That, of course, is “entertainment” and is not what I mean when I speak of humor. Instead, I refer to an optimistic, light-hearted way of looking at everyday life, and a not overly serious regard for oneself. This kind of humor, if not dead, is definitely on life support. To know this, you needn’t look much farther than our workplaces. We spend a lot of time on the job. If you wound humor there, you've struck it a serious blow – maybe one it can't recover from.

One of the worst things to happen to workplace humor in our generation was the wretched union of “rights” and “sensitivity,” which produced their demented child, litigation. (Is it still OK to say “demented?”) This unholy family has deformed the modern workplace into a bland, sterile place where managers live in mortal fear that someone from the “protected classes” will call the workplace “hostile,” sue for big bucks, and ruin the managers’ careers (and maybe the company).

I used to think I knew something about the “hostile workplace.” At a summer job during college, the regulars threatened to kick my butt if I didn't stop working so fast. Today, a hostile workplace is where somebody pins up a cartoon or droll clipping which makes a joke or a political or social point you don't like. That pinup might “prove,” in a court of law, that your employer really doesn't like you, producing a hefty award to soothe your bruised feelings. ”Yumah” (as they say in The Big Apple) has never paid so well as it now does in court.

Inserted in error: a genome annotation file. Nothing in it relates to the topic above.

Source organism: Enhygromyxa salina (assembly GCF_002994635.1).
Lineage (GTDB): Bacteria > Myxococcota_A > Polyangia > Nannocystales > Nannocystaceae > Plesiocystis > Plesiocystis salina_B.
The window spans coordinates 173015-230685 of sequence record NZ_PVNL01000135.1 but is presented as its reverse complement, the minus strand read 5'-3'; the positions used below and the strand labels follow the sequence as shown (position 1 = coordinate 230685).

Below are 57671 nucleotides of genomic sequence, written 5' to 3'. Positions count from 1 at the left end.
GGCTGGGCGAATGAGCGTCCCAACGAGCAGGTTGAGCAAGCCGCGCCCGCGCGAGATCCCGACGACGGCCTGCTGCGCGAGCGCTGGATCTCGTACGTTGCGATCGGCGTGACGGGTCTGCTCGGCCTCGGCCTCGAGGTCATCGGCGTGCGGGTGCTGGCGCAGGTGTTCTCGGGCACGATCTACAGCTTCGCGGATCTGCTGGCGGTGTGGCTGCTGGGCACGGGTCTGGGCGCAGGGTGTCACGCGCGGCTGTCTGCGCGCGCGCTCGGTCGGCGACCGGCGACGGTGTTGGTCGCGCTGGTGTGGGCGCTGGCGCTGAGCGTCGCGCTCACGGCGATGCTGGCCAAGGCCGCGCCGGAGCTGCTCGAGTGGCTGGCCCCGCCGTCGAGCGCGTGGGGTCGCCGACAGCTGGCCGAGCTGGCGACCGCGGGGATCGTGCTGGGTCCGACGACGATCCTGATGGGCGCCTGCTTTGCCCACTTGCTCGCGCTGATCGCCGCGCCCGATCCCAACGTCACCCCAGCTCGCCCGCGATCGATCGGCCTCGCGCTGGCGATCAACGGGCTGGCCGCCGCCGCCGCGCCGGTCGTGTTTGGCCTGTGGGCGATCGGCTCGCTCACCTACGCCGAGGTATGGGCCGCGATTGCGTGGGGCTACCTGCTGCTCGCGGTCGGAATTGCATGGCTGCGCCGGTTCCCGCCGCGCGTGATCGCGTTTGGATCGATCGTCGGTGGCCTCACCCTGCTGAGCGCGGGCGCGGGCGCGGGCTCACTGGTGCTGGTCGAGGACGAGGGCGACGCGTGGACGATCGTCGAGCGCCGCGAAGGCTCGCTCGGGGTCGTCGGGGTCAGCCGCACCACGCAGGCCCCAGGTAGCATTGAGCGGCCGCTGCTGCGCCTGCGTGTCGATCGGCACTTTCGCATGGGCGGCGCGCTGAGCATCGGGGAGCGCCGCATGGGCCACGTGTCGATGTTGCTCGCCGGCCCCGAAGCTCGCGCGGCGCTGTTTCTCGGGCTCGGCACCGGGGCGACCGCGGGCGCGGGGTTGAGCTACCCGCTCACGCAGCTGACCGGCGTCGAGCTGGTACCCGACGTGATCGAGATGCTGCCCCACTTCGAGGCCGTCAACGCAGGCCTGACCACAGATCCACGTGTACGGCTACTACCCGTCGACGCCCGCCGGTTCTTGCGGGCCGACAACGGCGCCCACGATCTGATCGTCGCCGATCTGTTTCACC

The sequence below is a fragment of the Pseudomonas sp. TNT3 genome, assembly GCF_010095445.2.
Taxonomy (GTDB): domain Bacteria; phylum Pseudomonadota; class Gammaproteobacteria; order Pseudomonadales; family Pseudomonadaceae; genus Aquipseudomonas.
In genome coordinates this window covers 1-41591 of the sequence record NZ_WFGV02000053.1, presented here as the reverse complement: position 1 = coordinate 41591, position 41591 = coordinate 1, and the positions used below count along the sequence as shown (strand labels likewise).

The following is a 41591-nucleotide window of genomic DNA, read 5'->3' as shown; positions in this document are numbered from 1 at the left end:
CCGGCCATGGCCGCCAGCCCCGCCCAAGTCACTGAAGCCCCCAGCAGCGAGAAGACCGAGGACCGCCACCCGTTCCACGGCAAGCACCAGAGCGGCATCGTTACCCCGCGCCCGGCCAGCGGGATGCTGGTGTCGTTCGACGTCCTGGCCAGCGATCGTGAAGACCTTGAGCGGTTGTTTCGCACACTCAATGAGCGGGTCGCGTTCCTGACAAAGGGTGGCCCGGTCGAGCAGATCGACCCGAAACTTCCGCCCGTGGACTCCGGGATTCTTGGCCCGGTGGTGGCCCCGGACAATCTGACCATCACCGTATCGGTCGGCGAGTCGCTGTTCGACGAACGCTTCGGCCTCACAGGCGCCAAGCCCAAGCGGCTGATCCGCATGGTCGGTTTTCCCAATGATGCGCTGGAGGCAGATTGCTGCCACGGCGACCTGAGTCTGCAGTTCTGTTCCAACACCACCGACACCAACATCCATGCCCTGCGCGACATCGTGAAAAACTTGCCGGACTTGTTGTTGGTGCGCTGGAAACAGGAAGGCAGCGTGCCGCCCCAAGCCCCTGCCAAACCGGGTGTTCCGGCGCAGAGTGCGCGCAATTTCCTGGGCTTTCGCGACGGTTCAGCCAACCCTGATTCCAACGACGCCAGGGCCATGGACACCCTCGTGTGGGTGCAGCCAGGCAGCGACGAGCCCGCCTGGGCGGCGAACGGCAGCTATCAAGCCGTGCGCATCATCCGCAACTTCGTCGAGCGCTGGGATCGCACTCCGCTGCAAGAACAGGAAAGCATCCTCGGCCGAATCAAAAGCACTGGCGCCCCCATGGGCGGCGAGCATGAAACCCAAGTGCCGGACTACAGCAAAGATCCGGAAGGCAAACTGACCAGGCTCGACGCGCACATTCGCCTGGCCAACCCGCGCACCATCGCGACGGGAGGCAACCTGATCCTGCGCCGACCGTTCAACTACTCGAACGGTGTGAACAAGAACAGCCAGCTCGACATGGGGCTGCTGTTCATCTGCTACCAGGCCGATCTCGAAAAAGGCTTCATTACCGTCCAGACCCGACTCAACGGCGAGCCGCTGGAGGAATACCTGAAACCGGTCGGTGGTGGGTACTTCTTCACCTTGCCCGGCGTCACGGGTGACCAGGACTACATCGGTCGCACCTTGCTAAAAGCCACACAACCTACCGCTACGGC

But humor isn't dying merely because of frightened bosses, greedy employees and ambitious lawyers. If humor croaks, it will be because ordinary people are waaay too serious about their politics, their jobs, their lives, and themselves. Many of us actually approve of neo-fascist humor-control because: (a) we don't think things are all that funny; and (b) we don’t want anyone laughing at our stuff.